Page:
To the Critics of ‘Mrs. Doubtfire’: Lighten Up

No theater genre inspires more disdain among critics and other guardians of Broadway’s “purity” than the movie-to-musical adaptation. Taking a popular old film, adding songs, and turning it into a family-friendly Broadway show? Too crass, too unoriginal, too nakedly commercial. Begone! 

Mrs. Doubtfire, a new musical based on the 1993 Robin Williams film, has come to Broadway with an even bigger load of baggage. Its farcical plot, about a divorced dad who disguises himself as a middle-aged Scottish nanny so he can spend more time with his kids, depends on the hoary old comic device of a man dressing up as a woman, in an era when transgender issues have become no laughing matter. Little wonder that the reliably woke critics have greeted the show with a chorus of boos.   

I say unfair. Mrs. Doubtfire turns out to be a surprisingly entertaining Broadway confection: a little too frenetic and overstuffed, but slickly staged, blithely inoffensive, and easier to sit through than any movie-to-musical transformation I’ve seen since, oh, Groundhog Day in 2017. Which, naturally, got bad reviews too.

The first thing Mrs. Doubtfire has going for it is its Mrs. Doubtfire. Rob McClure, a Broadway veteran of shows like Chaplin and Honeymoon in Vegas, may be the only person around who could come close to matching Robin Williams’ galvanic, peripatetic performance in the movie. He zips through lightning-quick costume changes (Jerry Zaks’s sleight-of-hand staging is actually more impressive than the film, because it’s done in front of our eyes, in real time), delivers quicksilver impressions (from Donald Trump to Lord of the Rings), and holds the whole thing together with his nimble, ingratiating stage presence.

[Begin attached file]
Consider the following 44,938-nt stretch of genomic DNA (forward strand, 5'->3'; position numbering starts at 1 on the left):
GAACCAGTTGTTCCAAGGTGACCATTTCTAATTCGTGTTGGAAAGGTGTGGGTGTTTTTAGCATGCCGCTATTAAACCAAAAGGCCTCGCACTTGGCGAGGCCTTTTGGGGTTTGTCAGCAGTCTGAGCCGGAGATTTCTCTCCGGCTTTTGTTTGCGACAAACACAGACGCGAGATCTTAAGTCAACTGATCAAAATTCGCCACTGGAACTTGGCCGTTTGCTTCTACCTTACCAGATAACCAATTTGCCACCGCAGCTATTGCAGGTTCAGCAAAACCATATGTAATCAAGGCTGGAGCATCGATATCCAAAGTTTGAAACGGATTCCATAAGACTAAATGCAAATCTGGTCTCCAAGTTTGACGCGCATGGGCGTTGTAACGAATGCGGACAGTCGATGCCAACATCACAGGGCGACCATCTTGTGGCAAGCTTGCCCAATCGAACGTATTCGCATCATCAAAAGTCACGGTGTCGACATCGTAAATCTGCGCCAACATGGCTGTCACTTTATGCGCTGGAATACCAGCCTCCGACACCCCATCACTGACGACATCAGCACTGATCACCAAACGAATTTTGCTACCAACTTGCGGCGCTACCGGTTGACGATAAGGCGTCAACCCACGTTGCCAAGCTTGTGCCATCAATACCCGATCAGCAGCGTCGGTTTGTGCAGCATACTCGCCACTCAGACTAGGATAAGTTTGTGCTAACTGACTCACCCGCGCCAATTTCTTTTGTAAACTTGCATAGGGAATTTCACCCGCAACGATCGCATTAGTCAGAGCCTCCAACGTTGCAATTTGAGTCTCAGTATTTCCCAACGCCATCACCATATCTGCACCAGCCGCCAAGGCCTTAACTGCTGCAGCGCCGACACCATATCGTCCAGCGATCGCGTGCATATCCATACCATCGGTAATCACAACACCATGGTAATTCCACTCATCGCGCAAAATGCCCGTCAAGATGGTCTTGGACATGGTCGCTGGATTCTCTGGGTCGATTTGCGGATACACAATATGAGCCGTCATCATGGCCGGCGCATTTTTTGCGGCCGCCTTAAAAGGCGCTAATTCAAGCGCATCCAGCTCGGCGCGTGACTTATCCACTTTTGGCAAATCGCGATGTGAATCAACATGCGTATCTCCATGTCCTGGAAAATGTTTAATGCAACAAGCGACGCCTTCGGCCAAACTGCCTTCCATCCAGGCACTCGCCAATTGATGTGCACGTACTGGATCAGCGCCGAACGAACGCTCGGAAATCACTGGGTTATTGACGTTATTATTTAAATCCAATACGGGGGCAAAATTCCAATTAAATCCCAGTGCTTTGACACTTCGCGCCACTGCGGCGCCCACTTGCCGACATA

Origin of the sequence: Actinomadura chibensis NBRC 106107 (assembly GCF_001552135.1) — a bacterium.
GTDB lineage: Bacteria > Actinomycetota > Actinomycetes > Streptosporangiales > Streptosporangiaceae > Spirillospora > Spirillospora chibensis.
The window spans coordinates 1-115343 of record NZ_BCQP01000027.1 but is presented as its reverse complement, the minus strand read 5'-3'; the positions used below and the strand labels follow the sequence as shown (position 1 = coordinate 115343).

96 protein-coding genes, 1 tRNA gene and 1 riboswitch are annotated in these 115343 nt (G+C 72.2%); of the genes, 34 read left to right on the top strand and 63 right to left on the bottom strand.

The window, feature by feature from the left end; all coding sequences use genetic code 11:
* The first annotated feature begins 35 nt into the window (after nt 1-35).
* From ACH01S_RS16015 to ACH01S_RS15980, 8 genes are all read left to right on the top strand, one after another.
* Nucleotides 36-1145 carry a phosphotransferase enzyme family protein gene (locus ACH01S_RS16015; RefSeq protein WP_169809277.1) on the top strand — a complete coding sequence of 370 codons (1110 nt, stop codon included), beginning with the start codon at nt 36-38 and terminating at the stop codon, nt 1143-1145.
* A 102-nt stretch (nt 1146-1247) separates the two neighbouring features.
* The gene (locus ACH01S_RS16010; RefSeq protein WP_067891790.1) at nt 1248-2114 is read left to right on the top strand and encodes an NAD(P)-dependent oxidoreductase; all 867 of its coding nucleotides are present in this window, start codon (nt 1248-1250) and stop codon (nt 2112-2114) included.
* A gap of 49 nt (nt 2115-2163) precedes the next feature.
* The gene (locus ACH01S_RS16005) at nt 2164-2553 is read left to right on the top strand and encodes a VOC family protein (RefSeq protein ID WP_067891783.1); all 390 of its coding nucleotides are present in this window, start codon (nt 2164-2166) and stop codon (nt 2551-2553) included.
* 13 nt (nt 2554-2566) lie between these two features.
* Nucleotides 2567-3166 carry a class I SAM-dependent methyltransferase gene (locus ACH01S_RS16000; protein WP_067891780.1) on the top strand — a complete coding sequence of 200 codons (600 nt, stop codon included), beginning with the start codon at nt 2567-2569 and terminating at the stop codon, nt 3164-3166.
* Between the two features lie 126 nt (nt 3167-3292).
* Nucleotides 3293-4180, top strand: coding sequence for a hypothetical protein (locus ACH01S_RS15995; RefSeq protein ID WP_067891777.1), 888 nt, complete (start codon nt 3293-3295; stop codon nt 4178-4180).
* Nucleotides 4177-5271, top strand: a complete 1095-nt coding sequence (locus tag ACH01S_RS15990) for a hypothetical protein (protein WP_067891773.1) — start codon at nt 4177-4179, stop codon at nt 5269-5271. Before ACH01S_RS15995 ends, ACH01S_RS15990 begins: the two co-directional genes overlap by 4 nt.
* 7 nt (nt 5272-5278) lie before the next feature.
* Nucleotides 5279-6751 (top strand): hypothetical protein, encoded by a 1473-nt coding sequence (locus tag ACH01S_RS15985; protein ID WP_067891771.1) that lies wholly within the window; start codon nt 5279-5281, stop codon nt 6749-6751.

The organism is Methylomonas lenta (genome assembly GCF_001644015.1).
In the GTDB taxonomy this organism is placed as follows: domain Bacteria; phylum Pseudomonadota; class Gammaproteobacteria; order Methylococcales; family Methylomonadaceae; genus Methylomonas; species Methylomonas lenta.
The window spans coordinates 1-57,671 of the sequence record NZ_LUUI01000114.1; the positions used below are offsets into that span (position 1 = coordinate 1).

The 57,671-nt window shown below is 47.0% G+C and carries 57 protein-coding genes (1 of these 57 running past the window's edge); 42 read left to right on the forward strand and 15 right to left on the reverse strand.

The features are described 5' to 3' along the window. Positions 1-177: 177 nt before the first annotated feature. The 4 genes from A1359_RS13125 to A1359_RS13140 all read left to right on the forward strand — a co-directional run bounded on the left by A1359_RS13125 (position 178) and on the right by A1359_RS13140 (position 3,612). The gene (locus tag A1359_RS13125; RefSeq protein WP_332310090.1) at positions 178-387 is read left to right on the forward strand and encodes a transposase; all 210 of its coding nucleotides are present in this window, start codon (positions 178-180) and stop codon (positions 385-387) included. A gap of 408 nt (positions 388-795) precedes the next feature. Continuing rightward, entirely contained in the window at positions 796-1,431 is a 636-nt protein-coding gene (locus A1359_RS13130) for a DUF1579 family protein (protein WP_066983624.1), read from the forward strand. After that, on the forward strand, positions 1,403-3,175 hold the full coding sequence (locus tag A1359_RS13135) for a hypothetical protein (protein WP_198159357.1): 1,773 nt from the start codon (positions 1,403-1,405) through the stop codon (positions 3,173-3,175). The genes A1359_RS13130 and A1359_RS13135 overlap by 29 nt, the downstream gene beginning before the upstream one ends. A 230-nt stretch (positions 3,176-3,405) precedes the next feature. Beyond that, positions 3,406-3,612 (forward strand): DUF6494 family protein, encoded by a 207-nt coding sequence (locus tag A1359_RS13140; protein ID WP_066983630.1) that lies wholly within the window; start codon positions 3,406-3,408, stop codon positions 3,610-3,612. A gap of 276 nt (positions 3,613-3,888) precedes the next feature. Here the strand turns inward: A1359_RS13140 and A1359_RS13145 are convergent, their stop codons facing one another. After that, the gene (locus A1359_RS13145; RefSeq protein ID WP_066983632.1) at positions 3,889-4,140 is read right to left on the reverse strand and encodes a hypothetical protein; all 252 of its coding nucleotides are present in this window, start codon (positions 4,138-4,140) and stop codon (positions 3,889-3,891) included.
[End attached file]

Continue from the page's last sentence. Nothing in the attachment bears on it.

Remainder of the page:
The next thing that impressed me was how smoothly and clearly the show manages the elaborate farcical plot (from Dad’s machinations to deceive a social worker to his reinvention as a children’s-TV-show host), while respecting its valid emotional core — a father’s inability to connect with his wife and kids until he steps outside of his role as husband and father altogether. Using Broadway shorthand on a confined stage to reproduce what moviemakers have spent months of shooting and editing to achieve — it’s no mean feat. Mrs. Doubtfire makes it look easy.  

The musical numbers (by Wayne and Karey Kirkpatrick, last on Broadway with the hit Shakespearean sendup Something Rotten!) are mostly generic and unmemorable, as they toggle between Broadway bounce and Broadway schmaltz. But they are occasionally clever, well integrated into the story, and in a couple of cases (like a bravura comic number in which Mrs. Doubtfire has to cook up a dinner with the help of a battery of online chefs) pick it up quite a bit. 

As for the cross-dressing, it’s largely a non-issue. In contrast, say, to another cross-dressing comedy turned into a (worse) Broadway musical, Tootsie, the show isn’t really about gender switching. If anything, its satire is directed at the American family’s willingness to outsource its child rearing to kindly strangers with sensible shoes and foreign accents. 

Still, almost every critic of the show has expressed at least some degree of disapproval. “You can sense the production trying to appeal to the largest number of folks, without getting rapped on the knuckles for insensitivity,” wrote one reviewer, derisively. My response: quite so. The show has scrubbed out any jokes from the film that might have gotten knuckles rapped; added a gay couple adopting a baby, for some PC cred; and is certainly trying to appeal to the largest number of folks. What, exactly, is wrong with that?

One thought on “To the Critics of ‘Mrs. Doubtfire’: Lighten Up

  1. Really enjoy your writing

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